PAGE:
Wednesday, May 16, 2012

Localised mobile weather service improving safety of fisher people in Uganda

By Ochieng’ Ogodo


[NAIROBI] A new partnership involving the use of mobile technology, weather forecasting and local know-how to provide a localised weather alert service is improving the safety of fishing people in villages on Lake Victoria in Uganda.
A pilot partnership, the Uganda Department of Meteorology (UDoM), World Meteorological Organization (WMO), MTN, Ericsson, National Lake Rescue Institute (NLRI) and the Kalangala Fishing community have made it possible the delivery of daily weather forecasts and well-timed warnings in local languages. 
The pilot phase is being tested by over 1000 fishermen in the Kalangala District of Lake Victoria. MTN, Grameen Foundation AppLab Uganda and Ericsson are preparing a wider service offering together with UDoM, which will then be available for the entire Lake Victoria community in the next three months.
On completion of the pilot, MTN Uganda, jointly with UDoM will deliver the mobile service free of charge to MTN customers. Availing the weather information service will enable fishermen and traders to make informed decisions such as when and where to fish in Lake Victoria, thus helping to save lives and preserve livelihoods.
The pilot scheme that involves training 19 fishermen community representatives in basic understanding of weather forecasts and how to respond to various alerts was announced on May 10.
The community representatives using mobile phones will pass on their knowledge to fishermen and traders to sign up to the Mobile Weather Alert service with the value of the Mobile Weather Alert forecast service is being repeatedly confirmed. 
In a survey conducted by Grameen Foundation AppLab Uganda, 200 fishermen using Mobile Weather Alert service reported the weather alert service being important with 96 percent of the respondents saying it has improved the safety of their lives.
Being the world’s second largest fresh water lake, Victoria was chosen for the pilot since it provides a livelihood, directly and indirectly, to over 3.5 million people. It supports Africa's largest inland fishery and produces over 800,000 tons of fish annually, currently worth about USD 600,000,000.

But it is estimates indicate that as many as 5,000 members of the fishing community die in boating accidents in the lake each year because lack of preparation for bad weather conditions.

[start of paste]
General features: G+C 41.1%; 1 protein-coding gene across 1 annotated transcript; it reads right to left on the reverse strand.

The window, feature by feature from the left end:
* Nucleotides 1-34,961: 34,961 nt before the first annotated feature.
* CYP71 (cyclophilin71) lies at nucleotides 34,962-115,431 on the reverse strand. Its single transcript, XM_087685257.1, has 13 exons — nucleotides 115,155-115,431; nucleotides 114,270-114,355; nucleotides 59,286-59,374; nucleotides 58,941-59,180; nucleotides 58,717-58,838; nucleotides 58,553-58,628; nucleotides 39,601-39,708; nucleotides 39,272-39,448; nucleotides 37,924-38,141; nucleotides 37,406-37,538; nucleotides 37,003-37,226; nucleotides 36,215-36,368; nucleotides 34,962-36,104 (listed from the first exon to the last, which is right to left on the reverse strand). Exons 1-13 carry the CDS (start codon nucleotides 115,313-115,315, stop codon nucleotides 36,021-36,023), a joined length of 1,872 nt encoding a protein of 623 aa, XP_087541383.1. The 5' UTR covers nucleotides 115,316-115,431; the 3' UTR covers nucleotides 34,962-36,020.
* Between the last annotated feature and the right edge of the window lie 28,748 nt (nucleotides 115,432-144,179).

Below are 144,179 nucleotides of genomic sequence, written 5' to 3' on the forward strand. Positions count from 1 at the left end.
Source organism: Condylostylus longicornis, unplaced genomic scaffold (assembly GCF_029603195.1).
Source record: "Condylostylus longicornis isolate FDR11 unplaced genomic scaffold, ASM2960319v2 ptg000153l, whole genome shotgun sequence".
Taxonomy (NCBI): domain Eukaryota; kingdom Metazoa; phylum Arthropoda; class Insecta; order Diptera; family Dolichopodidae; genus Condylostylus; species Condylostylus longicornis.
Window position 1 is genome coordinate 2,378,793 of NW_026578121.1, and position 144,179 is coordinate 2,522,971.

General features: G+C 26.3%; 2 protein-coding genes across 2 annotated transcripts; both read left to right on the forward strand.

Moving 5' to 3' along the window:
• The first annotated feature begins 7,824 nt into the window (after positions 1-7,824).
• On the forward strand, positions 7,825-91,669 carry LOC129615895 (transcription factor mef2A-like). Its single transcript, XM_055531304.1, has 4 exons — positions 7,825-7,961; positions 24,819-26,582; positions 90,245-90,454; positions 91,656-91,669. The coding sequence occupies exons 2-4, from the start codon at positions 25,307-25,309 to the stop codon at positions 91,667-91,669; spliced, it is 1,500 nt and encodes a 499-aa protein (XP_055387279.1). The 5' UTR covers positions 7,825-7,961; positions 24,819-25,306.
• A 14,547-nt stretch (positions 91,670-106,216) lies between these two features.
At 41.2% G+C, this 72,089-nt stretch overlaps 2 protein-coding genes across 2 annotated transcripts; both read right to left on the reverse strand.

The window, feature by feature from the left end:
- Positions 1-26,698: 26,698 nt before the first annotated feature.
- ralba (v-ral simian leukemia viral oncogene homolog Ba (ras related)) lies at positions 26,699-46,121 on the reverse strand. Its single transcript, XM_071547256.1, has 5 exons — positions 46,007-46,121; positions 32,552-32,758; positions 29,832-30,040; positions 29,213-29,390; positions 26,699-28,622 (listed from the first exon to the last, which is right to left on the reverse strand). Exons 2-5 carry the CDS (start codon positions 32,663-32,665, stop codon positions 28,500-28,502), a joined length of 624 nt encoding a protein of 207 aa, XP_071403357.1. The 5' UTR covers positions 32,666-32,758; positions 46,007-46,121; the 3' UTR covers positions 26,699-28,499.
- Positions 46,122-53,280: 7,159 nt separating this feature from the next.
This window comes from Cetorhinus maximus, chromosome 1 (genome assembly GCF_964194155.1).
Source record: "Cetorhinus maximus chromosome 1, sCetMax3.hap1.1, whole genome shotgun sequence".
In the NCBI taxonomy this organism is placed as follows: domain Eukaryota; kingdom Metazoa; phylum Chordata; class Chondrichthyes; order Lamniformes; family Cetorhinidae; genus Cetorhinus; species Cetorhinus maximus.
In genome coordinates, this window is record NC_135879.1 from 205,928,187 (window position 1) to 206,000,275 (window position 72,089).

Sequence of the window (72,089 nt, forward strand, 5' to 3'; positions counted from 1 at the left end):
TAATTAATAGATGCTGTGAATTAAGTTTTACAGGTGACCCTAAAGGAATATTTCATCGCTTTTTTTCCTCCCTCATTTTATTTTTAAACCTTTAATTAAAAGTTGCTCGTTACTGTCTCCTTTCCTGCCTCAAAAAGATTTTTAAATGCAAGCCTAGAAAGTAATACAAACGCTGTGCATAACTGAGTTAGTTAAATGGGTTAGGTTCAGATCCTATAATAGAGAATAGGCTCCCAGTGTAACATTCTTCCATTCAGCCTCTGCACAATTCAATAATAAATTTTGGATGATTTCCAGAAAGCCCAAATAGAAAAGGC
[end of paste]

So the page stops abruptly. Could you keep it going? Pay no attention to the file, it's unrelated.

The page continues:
Uganda fishermen to benefit from localised weather alerts
“This is a real demonstration of the importance of meteorological expertise to our society. It has also provided the Uganda Department of Meteorology with valuable feedback on the reliability of our forecasts for localized conditions on Lake Victoria. In future we hope to extend the Mobile Weather Alert project to other fishing communities, farmers and other community sectors as part of a wider effort to improve the reliability and reach of severe weather forecasting,” said Michael Nkalubo, Commissioner, Uganda Department of Meteorology
”MTN is excited about the pilot, and indeed this partnership, as it allows us to use mobile technology to further touch our communities in a way that brings about socioeconomic change to their daily lives. We also believe that the pilot holds great long-term benefits for the fishing community in the Lake Victoria region, and the rest of the continent,” said Christian de Faria, Group Chief Commercial Officer, MTN.
Mary Power, Director Resource Mobilization, WMO said “Severe Weather and Climate events account for almost 90 percent of natural disasters and related losses of life and property globally. Establishing and sustaining Early Warning Systems in places vulnerable to these events, such as Lake Victoria, where low incomes and marginal living conditions increase peoples` vulnerability, is critical.”
According to Mwambu Wanendeya, Head of Communications and Corporate Responsibility & Sustainability, Ericsson sub Saharan Africa working towards Ericsson’s vision about a Networked Society in Africa is not just about building or expanding networks but also about addressing local issues as well as some of the world’s biggest challenges, including security, climate change, sustainability, and the availability of education and health care.
 Saving Lives on Water and Protecting the Marine Environment, said Tim de Wet, Founder of National Lake Rescue Institute, was a their core objective for marine communities utilizing the waterways of East Africa and the mobile weather alerts has accorded marine communities the basic human right of an ‘informed’ decision as to whether they travel, trade or fish on the Lake.
 “In our work with small-holder farmers across Uganda, we have similarly found strong demand for timely and highly localized weather information. This solution, if properly contextualized, could be a powerful tool to also improve farm productivity and mitigate the risks of climate change through new products such as weather index-base crop insurance,” said Sean Paavo Krepp, Grameen Foundation Country Director.

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